Economics and the mid-life crisis have much in common: Both dwell on foregone opportunities

C'est la vie; c'est la guerre; c'est la pomme de terre . . . . . . . . . . . . . email: jpalmer at uwo dot ca

. . . . . . . . . . .Richard Posner should be awarded the next Nobel Prize in Economics . . . . . . . . . . . .

Saturday, March 12, 2005

Why Not Make It a Case?

The state of Western Australia is finding it difficult to recruit general practioner physicians [not unlike the problems of many rural communities in Ontario]. As an inducement, the Australian Medical Association is offering current doctors a bounty in the form of a bottle of Grange (high-end wine) for each successfully sponsored immigration of a general practitioner.

Robert Gottliebsen understands the economics of the situation very well.

One of the reasons we are short of medical practitioners is that Australia places strict limits on the number of doctors it trains each year. And the rewards for specialists are usually greater than general practice so that the low number of trained GPs is further depleted by specialisation.

In the past many GPs worked very long hours. Now more are working less hours to improve their lifestyle.

Of course, part of the reason for the exodus of GPs is that the Government has put a low-level clamp on the fee levels that GPs can charge for bulk-billing patients.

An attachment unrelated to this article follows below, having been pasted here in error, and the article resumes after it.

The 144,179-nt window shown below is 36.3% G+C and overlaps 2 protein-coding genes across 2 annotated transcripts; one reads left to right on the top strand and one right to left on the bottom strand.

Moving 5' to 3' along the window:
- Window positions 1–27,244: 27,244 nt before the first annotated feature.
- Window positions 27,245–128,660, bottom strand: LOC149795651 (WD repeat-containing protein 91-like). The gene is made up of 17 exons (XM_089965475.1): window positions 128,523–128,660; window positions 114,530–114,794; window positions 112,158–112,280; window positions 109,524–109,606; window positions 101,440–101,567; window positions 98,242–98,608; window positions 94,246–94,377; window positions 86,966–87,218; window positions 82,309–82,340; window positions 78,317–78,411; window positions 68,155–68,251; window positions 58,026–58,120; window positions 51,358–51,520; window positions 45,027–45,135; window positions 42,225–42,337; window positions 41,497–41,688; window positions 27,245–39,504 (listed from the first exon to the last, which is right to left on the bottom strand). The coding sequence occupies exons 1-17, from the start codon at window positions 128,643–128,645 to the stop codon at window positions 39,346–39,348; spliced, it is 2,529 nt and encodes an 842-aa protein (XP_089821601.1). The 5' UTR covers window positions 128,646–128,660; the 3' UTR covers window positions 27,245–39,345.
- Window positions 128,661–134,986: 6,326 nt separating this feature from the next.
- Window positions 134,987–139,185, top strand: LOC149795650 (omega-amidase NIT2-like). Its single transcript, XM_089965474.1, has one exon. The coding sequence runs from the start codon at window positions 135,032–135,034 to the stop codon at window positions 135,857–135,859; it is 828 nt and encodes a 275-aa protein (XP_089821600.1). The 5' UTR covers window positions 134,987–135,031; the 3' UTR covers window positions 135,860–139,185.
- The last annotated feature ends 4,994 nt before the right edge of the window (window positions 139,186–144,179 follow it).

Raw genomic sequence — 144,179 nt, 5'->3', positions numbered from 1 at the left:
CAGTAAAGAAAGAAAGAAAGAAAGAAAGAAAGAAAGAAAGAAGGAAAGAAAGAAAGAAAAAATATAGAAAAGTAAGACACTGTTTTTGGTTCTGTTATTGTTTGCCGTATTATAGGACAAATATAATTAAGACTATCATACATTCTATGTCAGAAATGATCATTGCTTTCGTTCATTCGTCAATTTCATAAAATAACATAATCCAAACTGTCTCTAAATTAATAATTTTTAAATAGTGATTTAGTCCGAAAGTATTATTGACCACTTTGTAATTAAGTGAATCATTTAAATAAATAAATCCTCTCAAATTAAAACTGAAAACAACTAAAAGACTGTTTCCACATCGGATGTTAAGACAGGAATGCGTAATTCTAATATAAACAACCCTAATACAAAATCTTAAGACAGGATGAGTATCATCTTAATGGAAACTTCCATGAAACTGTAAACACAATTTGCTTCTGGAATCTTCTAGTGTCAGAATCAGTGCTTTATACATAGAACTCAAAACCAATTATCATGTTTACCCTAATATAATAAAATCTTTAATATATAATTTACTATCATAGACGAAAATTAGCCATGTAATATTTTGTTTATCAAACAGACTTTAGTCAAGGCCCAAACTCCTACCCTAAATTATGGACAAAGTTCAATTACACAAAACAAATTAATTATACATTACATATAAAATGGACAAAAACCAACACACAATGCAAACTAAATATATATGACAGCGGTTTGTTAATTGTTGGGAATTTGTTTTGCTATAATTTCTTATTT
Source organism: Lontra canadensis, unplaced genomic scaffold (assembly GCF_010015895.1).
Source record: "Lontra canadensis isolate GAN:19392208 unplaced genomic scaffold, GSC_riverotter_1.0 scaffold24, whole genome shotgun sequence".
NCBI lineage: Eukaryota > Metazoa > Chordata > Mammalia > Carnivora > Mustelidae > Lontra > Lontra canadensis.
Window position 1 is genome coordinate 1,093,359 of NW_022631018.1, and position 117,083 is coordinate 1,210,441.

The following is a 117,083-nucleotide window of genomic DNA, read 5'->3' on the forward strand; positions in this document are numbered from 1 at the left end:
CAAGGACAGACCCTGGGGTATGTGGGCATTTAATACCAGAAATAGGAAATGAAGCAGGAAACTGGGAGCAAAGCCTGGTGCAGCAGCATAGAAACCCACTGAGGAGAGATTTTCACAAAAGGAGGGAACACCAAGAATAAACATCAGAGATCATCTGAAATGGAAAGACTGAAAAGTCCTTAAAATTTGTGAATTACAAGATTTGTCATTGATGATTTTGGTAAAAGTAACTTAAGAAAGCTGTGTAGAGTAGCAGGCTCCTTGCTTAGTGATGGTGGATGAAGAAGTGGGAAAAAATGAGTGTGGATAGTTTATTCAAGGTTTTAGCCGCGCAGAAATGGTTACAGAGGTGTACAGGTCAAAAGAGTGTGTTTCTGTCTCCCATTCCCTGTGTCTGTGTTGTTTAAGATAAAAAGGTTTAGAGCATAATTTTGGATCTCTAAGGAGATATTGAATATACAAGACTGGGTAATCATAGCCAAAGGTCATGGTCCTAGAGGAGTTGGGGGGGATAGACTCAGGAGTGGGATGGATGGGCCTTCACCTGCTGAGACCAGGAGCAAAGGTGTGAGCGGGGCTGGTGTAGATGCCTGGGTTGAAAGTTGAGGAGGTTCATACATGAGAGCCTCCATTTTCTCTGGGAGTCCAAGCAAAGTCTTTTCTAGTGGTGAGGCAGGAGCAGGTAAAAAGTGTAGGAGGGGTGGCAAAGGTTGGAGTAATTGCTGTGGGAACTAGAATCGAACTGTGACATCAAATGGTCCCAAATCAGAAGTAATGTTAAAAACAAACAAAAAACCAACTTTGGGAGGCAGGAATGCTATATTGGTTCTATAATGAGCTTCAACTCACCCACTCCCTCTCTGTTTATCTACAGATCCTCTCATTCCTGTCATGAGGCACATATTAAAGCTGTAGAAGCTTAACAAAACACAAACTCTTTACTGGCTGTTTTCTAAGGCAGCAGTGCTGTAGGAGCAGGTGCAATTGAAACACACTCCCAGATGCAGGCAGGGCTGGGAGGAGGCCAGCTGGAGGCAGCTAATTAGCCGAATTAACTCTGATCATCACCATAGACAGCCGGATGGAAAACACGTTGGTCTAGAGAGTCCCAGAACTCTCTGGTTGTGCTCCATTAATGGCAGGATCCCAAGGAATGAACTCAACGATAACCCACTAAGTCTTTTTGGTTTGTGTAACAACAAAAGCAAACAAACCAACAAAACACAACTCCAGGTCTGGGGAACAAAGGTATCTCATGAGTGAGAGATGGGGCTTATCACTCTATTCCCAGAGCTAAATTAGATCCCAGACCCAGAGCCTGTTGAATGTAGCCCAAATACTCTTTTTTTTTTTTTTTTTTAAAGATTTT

The parallels to the shortage of doctors in Canada are clear: restricted entry into the profession, combined with gubmnt-set fees that are lower than the doctors' opportunity costs, with the result that the quantity demanded outstrips the quantity supplied at current prices.

As BrianF, who sent this to me, says, "Even doctors respond to incentives. But governments don't believe that or, if they believe it, don't want it. "

Update: In response to this piece, Jack wrote:

In this vein, the just-announced increase in medical training spots in Ontario would seem to be a bit off the mark.

The reason is that the major difficulty with the supply of GPs recently has been the declining percentage of medical school graduates choosing this path. As it is, some family medicine residency training positions go unfilled. Creating more of them might just create a higher vacancy rate. The life just isn't attractive anymore ...

Of course if you pile enough people into the residency sorting gate, you will inevitably get a few more in the GP slots, but it seems to me to be a very inefficient way of going about it.

In other words, the inducements for becoming a small-town GP simply are not high enough to meet or exceed the opportunity costs. Graduates from medskool would rather become specialists or practice in larger urban areas.

Perhaps in Western Australia, they should be offering the wine to medskool graduates instead of to people who are already doctors.
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